The Impact of Emotional Responses to Public Service Announcements: The Case of Gun Violence in Schools

Published date01 July 2021
Date01 July 2021
Subject MatterArticles
American Politics Research
2021, Vol. 49(4) 347 –358
© The Author(s) 2021
Article reuse guidelines:
DOI: 10.1177/1532673X211004158
The headlines are eerily and sadly familiar: “3 people killed
in shooting at California high school parking lot” (New York
Times, May 6, 2020), “Mourning after the Saugus High
School shooting” (New York Times, November 14, 2019),
“High School student in Santa Rosa shot schoolmate” (New
York Times, October 22, 2019). According to data collected
by the US Center for Homeland Defense & Security, the
average number of days between school shootings in the
United States has decreased to an all-time low of 77 days.1
Several organizations have been created to focus exclusively
on curbing gun violence in schools. For example, March for
Our Lives was founded by survivors of the mass shootings at
Marjory Stoneman Douglas High School in Parkland, Florida
where 17 people were killed and 17 more people were injured
when a former student opened fire on students and staff with
a semi-automatic weapon.
Advocacy organizations working to reduce gun violence
in the United States have several common goals. First,
these organizations seek to understand the causes of gun
violence and find ways of curbing violence in the future.
Second, several of these groups aim to change public atti-
tudes regarding common-sense gun policy, including uni-
versal background checks and regulating semi-automatic
assault weapons (see, e.g.). Third, a number of
these organizations seek to mobilize citizens to advocate
for changes in gun laws at the local, state, and federal lev-
els. For example, an explicit goal of Everytown for Gun
Safety is for people “to take action that will help us pass
common-sense laws and implement policies that will save
lives” (
A common tool of advocacy organizations is the develop-
ment and dissemination of public service advertisements
(PSAs). PSAs, according to O’Keefe and Reid (1990), are pro-
motional materials that focus on problems of public concern.
PSAs typically attempt to increase public awareness of such
problems and their possible solutions, and in many instances
also try to influence public beliefs, attitudes, and behaviors
concerning them.” (O’Keefe & Reid, 1990, p. 67). And, gun
violence prevention groups, like the Brady Campaign to
Prevent Gun Violence, Everytown for Gun Safety, and Sandy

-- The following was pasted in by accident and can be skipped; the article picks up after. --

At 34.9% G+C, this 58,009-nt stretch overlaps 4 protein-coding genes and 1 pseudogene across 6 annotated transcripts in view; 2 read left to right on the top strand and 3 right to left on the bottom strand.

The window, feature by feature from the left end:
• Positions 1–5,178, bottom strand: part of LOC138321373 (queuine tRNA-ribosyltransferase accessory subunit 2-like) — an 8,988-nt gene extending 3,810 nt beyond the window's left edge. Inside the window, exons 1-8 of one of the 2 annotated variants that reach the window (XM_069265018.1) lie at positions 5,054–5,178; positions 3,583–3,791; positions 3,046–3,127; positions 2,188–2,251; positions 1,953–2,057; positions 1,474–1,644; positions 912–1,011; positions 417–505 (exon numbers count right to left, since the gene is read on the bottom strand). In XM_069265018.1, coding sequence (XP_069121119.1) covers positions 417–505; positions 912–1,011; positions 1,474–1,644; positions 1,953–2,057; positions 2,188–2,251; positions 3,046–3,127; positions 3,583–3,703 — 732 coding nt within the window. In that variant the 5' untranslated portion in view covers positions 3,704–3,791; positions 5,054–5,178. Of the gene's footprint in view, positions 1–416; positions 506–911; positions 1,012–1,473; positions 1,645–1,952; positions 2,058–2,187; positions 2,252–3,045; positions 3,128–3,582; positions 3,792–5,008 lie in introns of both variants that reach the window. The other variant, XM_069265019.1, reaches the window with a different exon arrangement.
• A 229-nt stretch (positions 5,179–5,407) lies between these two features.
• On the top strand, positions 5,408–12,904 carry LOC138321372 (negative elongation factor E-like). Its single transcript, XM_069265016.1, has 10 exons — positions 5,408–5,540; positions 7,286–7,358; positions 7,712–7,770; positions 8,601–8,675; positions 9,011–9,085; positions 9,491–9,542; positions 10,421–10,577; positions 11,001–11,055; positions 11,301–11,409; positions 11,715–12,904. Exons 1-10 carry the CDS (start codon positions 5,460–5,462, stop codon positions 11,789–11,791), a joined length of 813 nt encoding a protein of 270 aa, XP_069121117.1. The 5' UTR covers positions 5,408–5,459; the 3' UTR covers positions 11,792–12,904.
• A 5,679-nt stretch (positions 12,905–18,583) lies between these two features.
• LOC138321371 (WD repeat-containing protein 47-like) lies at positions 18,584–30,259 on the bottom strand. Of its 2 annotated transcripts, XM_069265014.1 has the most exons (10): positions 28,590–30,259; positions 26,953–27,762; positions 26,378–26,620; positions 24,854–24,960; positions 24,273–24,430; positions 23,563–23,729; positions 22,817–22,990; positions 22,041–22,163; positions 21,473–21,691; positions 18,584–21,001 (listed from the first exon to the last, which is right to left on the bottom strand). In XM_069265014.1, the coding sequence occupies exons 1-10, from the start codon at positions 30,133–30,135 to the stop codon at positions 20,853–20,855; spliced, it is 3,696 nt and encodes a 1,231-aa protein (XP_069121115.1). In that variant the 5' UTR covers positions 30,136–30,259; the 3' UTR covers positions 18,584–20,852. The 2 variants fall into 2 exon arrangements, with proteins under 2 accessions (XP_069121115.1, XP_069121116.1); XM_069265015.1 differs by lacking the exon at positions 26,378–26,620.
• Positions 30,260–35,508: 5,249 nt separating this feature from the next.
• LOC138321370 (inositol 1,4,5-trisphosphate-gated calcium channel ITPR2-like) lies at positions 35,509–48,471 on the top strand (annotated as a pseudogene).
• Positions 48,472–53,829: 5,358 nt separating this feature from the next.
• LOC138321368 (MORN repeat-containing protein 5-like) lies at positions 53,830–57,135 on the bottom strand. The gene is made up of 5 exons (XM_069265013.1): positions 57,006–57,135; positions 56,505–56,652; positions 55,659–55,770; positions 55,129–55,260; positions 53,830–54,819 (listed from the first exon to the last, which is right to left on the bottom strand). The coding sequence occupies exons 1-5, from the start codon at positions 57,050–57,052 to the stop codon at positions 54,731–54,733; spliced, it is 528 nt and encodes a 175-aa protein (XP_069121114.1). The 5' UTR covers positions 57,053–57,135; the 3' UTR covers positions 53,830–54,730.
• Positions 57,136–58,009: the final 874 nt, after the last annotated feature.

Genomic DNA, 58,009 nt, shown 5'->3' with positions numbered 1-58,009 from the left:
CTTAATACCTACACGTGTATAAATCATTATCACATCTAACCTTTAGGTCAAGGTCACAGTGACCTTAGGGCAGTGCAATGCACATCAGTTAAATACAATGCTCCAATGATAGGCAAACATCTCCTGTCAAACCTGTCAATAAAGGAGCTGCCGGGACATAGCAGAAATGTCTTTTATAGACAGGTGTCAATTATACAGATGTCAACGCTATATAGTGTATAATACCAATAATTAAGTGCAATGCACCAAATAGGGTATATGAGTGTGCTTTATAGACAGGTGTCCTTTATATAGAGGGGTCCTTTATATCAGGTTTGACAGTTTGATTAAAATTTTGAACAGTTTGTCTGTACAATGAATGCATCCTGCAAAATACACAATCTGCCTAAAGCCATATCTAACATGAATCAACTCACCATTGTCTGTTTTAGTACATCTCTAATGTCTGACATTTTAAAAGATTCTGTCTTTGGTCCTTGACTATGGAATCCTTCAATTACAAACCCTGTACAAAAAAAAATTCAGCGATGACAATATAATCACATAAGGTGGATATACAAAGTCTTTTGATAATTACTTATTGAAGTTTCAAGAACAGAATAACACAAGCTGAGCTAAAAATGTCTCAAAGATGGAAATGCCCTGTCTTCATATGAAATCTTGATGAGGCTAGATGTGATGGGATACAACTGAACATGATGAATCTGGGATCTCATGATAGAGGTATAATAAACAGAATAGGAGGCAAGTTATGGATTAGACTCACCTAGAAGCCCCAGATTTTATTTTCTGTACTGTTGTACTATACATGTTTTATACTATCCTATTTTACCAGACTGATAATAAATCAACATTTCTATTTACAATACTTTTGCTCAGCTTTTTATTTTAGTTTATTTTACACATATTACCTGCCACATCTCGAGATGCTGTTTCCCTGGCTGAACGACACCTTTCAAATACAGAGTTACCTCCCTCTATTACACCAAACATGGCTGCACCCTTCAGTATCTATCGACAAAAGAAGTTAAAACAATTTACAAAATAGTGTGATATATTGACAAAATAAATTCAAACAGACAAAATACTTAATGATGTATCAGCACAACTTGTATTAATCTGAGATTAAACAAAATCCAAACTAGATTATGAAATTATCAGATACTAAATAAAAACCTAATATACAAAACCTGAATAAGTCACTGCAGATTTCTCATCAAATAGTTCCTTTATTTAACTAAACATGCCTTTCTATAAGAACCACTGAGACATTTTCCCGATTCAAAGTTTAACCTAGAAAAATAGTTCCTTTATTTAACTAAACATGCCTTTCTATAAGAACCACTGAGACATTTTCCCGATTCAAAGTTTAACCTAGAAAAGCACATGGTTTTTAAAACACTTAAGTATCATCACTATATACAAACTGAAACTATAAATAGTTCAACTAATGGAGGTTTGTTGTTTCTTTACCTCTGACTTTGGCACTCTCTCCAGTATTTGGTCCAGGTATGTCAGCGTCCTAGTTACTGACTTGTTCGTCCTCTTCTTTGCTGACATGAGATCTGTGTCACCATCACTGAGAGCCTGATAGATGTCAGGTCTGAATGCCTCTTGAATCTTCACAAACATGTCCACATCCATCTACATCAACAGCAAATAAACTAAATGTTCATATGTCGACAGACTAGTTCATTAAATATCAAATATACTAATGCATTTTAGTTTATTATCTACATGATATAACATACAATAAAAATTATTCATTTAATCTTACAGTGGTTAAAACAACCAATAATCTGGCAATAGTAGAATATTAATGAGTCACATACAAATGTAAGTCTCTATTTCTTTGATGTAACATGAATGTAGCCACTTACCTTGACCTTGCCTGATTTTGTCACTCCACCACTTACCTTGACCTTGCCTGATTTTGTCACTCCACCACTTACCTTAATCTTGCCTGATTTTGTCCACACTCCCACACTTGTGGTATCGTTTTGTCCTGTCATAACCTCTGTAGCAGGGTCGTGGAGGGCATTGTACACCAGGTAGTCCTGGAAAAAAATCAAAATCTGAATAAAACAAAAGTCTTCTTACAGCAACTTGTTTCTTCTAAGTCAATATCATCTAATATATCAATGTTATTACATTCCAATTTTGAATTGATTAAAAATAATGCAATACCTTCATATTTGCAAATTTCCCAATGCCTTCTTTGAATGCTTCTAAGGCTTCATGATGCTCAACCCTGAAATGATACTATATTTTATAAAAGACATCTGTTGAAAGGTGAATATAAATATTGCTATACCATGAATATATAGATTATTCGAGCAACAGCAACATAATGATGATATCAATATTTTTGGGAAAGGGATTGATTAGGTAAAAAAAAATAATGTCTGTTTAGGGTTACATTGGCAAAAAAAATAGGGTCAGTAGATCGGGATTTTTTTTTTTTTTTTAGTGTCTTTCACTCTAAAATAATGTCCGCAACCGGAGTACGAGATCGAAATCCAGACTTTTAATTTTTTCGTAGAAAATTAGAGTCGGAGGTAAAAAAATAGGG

Hook Promise, utilize PSAs to draw attention to the problem
of gun violence, raise awareness of ways to prevent shootings,
and advocate for changes in gun policy.
1004158APRXXX10.1177/1532673X211004158American Politics ResearchFridkin et al.
1Arizona State University, Tempe, USA
Corresponding Author:
Kim Fridkin, Arizona State University, 6752 Coor Building, CLAS, Tempe,
AZ 85287, USA.
The Impact of Emotional Responses to
Public Service Announcements: The
Case of Gun Violence in Schools
Kim Fridkin1, Patrick Kenney1, Manuel Gutiérrez1,
and Ryan Deutsch1
We examine how people’s emotional reactions to gun violence public service announcements (PSAs) influence information
acquisition, policy preferences, and political engagement. Utilizing a non-student sample of more than 100 participants, we
look people’s emotional reactions (i.e., anger, sadness, contempt, and fear) to two Sandy Hook Promise PSAs. We assess
people’s emotional reactions by relying on two complimentary measures: the traditional self-report measures as well as
facial expression analysis. We demonstrate that when people are feeling sad after watching the Sandy Hook Promise PSAs,
they are significantly more likely to retain information from a news article about school violence. Furthermore, feelings of
contempt and fear lead people to seek out additional information about gun violence. In addition, we find when people feel
anger, contempt, and fear after watching the PSAs, they change their views of gun policies. Finally, fear and contempt increase
people’s likelihood of becoming politically mobilized.
gun violence, emotions, political engagement, gun policy

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